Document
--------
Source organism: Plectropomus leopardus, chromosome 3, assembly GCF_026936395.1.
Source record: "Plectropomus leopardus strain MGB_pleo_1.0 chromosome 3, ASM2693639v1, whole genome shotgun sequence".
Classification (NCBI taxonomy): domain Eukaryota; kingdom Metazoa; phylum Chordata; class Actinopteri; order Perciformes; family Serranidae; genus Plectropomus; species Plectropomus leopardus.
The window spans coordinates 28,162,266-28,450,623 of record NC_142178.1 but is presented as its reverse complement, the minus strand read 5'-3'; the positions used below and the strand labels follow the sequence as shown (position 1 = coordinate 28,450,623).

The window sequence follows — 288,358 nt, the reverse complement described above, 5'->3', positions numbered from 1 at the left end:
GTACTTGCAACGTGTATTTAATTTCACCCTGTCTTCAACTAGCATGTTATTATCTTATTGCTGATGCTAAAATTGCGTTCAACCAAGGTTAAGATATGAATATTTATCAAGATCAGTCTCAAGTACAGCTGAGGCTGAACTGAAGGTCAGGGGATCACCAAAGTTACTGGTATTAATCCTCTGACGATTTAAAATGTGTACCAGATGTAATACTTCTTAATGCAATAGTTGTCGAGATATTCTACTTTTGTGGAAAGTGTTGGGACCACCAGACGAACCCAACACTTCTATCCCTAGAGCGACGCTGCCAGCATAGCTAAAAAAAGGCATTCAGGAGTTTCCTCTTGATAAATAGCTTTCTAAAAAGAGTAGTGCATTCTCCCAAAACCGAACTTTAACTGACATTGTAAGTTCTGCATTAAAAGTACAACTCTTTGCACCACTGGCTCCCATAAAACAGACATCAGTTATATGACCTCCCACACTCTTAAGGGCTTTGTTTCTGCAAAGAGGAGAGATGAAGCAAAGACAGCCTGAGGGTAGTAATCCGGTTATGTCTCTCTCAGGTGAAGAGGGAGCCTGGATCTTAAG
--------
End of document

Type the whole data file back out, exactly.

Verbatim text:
Source organism: Plectropomus leopardus, chromosome 3, assembly GCF_026936395.1.
Source record: "Plectropomus leopardus strain MGB_pleo_1.0 chromosome 3, ASM2693639v1, whole genome shotgun sequence".
Classification (NCBI taxonomy): domain Eukaryota; kingdom Metazoa; phylum Chordata; class Actinopteri; order Perciformes; family Serranidae; genus Plectropomus; species Plectropomus leopardus.
The window spans coordinates 28,162,266-28,450,623 of record NC_142178.1 but is presented as its reverse complement, the minus strand read 5'-3'; the positions used below and the strand labels follow the sequence as shown (position 1 = coordinate 28,450,623).

The window sequence follows — 288,358 nt, the reverse complement described above, 5'->3', positions numbered from 1 at the left end:
GTACTTGCAACGTGTATTTAATTTCACCCTGTCTTCAACTAGCATGTTATTATCTTATTGCTGATGCTAAAATTGCGTTCAACCAAGGTTAAGATATGAATATTTATCAAGATCAGTCTCAAGTACAGCTGAGGCTGAACTGAAGGTCAGGGGATCACCAAAGTTACTGGTATTAATCCTCTGACGATTTAAAATGTGTACCAGATGTAATACTTCTTAATGCAATAGTTGTCGAGATATTCTACTTTTGTGGAAAGTGTTGGGACCACCAGACGAACCCAACACTTCTATCCCTAGAGCGACGCTGCCAGCATAGCTAAAAAAAGGCATTCAGGAGTTTCCTCTTGATAAATAGCTTTCTAAAAAGAGTAGTGCATTCTCCCAAAACCGAACTTTAACTGACATTGTAAGTTCTGCATTAAAAGTACAACTCTTTGCACCACTGGCTCCCATAAAACAGACATCAGTTATATGACCTCCCACACTCTTAAGGGCTTTGTTTCTGCAAAGAGGAGAGATGAAGCAAAGACAGCCTGAGGGTAGTAATCCGGTTATGTCTCTCTCAGGTGAAGAGGGAGCCTGGATCTTAAG